The Story Behind the Hayek-Keynes Rap Video
When Russell Roberts, an economics professor at George Mason University and a fellow at its Mercatus Center and at the Hoover Institution, was approached last April out of the blue by a total stranger, filmmaker John Papola, and asked if he wanted to make a movie, he replied, "Well, that'd be fun."
But, Mr. Roberts told FutureOfCapitalism.com in a phone interview, he wasn't sure the movie would actually happen – he'd been approached before by other people for similar ventures only to see them sputter out.
And indeed, the project that became the Hayek vs. Keynes rap "Fear the Boom and Bust" had some false starts. The economist and the filmmaker started out with the idea of a situation comedy about John Maynard Keynes coming back to life as a financially struggling assistant professor or high school economics teacher, to the tune of the Bee Gees disco song Stayin' Alive from Saturday Night Fever.
But, Mr. Roberts said, they were worried about the rights to the music.
So even though Mr. Roberts, who has a Ph.D. in economics from the University of Chicago, describes himself as "not a rap fan, particularly," they settled instead on a rap video, which taped for three hours in front of a green screen in a studio and another 16 hours on location in Lower Manhattan from 1 p.m. on Sunday December 20 to 5 a.m. on Monday December 21. A snowstorm meant that Mr. Roberts only managed to make it up to Virginia at about 8 p.m. on Sunday.
The video, released Monday January 25, has emerged as a runaway smash hit, with about 600,000 views so far on YouTube, including tens of thousands in six subtitled foreign language versions.
"It's kind of shocking," Mr. Roberts said. "Awesome."
The video has been linked on more than 100 blogs, and at one point was the subject of 50 to 100 "tweets" each hour on Twitter. It's been shown to a class at the U.S. Air Force Academy, and the professor who teaches introductory Economics at Harvard, Greg Mankiw, linked to it from his Web log. A "donate now" button on the Econstories.tv site set up to provide information about the video, the lyrics to the rap, credits for the actors, and additional related resources has attracted about 60 paying contributors, Mr. Roberts said.
For Mr. Roberts, the rap video showing John Maynard Keynes and Friedrich Hayek dueling over their competing economic theories is a natural step in a career that has regularly focused on making economics accessible to a popular audience. He's written three novels, contributes to a blog, Café Hayek, and does a weekly podcast available at Econtalk.org.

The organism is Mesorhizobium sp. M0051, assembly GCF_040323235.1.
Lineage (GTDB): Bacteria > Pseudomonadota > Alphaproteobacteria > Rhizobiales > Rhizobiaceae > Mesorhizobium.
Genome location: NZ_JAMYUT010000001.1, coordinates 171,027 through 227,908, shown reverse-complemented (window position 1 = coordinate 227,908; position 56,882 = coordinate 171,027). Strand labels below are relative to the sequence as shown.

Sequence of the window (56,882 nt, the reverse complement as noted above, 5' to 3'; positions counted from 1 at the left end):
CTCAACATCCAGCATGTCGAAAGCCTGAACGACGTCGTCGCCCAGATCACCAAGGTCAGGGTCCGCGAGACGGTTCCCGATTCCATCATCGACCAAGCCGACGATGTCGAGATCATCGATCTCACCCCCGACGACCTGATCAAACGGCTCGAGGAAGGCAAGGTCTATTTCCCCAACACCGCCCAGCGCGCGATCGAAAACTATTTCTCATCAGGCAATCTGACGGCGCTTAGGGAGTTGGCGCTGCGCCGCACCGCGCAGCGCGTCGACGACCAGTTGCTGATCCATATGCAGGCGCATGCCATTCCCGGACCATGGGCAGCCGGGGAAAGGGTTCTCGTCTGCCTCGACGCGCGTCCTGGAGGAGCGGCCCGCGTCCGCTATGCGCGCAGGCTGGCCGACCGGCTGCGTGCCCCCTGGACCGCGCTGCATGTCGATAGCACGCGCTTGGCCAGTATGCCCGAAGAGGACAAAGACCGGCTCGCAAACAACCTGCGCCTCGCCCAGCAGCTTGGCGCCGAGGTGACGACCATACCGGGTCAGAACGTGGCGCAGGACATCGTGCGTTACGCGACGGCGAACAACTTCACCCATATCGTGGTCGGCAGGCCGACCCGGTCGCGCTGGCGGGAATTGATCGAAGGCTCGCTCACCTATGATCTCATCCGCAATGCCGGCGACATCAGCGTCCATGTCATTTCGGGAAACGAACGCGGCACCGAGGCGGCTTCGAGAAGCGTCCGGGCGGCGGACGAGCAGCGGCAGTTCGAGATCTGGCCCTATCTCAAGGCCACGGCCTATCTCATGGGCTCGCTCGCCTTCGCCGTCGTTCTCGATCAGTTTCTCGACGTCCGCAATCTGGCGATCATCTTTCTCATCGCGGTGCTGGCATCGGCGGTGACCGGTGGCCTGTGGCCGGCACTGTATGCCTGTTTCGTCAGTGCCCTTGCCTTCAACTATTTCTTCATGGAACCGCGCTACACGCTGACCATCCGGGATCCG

"People want video and audio knowledge, not just written knowledge," he said.
He said that producing the video cost "tens of thousands of dollars" that he raised from "a bunch of donors" through the Mercatus Center. He said it would have cost even more except that some of the dozens of people who worked on the project either volunteered their services or worked at reduced rates.
"Video is cheap, but high-quality, high-end video like this is expensive," Mr. Roberts said. "I think compelling is important, and you've got to pay to create compelling."
The only "major media" attention that has contributed to the 600,000 YouTube views was a piece on National Public Radio's "Planet Money" program. Mr. Roberts happened to be at the NPR studio at the same time as the pop superstar KeSha. Mr. Roberts hadn't heard of her and originally thought she was an intern at NPR, but it turns out that she had the top two songs on iTunes. KeSha initially resisted listening to the Keynes-Hayek rap, Mr. Roberts said, but with some convincing eventually did. The Econstories.tv site quotes her as saying, of the lyrics — which include lines like, "We've been goin' back n forth for a century/ I want to steer markets/ I want them set free" and "Your so-called stimulus will make things even worse" — "It's really good rapping!"
Aside from the NPR piece, the traffic has all been driven by blogs, Twitter, and word of mouth. "It's an incredible world," Mr. Roberts said.
It's hard to capture the fun of a video like this in print, so the best thing is to go ahead and watch it, if you haven't already.
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